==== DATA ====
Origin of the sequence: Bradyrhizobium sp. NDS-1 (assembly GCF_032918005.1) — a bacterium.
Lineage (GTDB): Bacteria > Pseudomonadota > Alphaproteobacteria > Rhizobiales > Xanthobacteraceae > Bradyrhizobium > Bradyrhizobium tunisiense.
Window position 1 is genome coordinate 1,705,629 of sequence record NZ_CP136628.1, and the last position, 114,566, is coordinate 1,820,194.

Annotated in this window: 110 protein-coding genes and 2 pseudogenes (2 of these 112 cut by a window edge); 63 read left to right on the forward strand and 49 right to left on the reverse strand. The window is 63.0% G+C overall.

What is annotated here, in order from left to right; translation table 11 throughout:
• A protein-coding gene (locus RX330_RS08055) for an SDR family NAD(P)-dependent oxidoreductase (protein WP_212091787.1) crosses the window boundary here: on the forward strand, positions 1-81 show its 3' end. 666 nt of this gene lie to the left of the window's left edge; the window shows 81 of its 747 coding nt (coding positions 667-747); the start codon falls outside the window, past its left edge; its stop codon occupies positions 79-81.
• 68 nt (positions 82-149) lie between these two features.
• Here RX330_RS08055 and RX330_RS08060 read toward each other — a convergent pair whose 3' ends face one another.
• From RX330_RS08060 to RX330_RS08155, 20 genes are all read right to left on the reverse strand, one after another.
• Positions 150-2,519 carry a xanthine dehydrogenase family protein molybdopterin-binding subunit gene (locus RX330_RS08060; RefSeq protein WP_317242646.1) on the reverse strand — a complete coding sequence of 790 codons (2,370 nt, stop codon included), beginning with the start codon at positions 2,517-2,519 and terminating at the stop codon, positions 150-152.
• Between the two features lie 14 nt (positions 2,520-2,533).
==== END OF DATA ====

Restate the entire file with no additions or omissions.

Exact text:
Origin of the sequence: Bradyrhizobium sp. NDS-1 (assembly GCF_032918005.1) — a bacterium.
Lineage (GTDB): Bacteria > Pseudomonadota > Alphaproteobacteria > Rhizobiales > Xanthobacteraceae > Bradyrhizobium > Bradyrhizobium tunisiense.
Window position 1 is genome coordinate 1,705,629 of sequence record NZ_CP136628.1, and the last position, 114,566, is coordinate 1,820,194.

Annotated in this window: 110 protein-coding genes and 2 pseudogenes (2 of these 112 cut by a window edge); 63 read left to right on the forward strand and 49 right to left on the reverse strand. The window is 63.0% G+C overall.

What is annotated here, in order from left to right; translation table 11 throughout:
• A protein-coding gene (locus RX330_RS08055) for an SDR family NAD(P)-dependent oxidoreductase (protein WP_212091787.1) crosses the window boundary here: on the forward strand, positions 1-81 show its 3' end. 666 nt of this gene lie to the left of the window's left edge; the window shows 81 of its 747 coding nt (coding positions 667-747); the start codon falls outside the window, past its left edge; its stop codon occupies positions 79-81.
• 68 nt (positions 82-149) lie between these two features.
• Here RX330_RS08055 and RX330_RS08060 read toward each other — a convergent pair whose 3' ends face one another.
• From RX330_RS08060 to RX330_RS08155, 20 genes are all read right to left on the reverse strand, one after another.
• Positions 150-2,519 carry a xanthine dehydrogenase family protein molybdopterin-binding subunit gene (locus RX330_RS08060; RefSeq protein WP_317242646.1) on the reverse strand — a complete coding sequence of 790 codons (2,370 nt, stop codon included), beginning with the start codon at positions 2,517-2,519 and terminating at the stop codon, positions 150-152.
• Between the two features lie 14 nt (positions 2,520-2,533).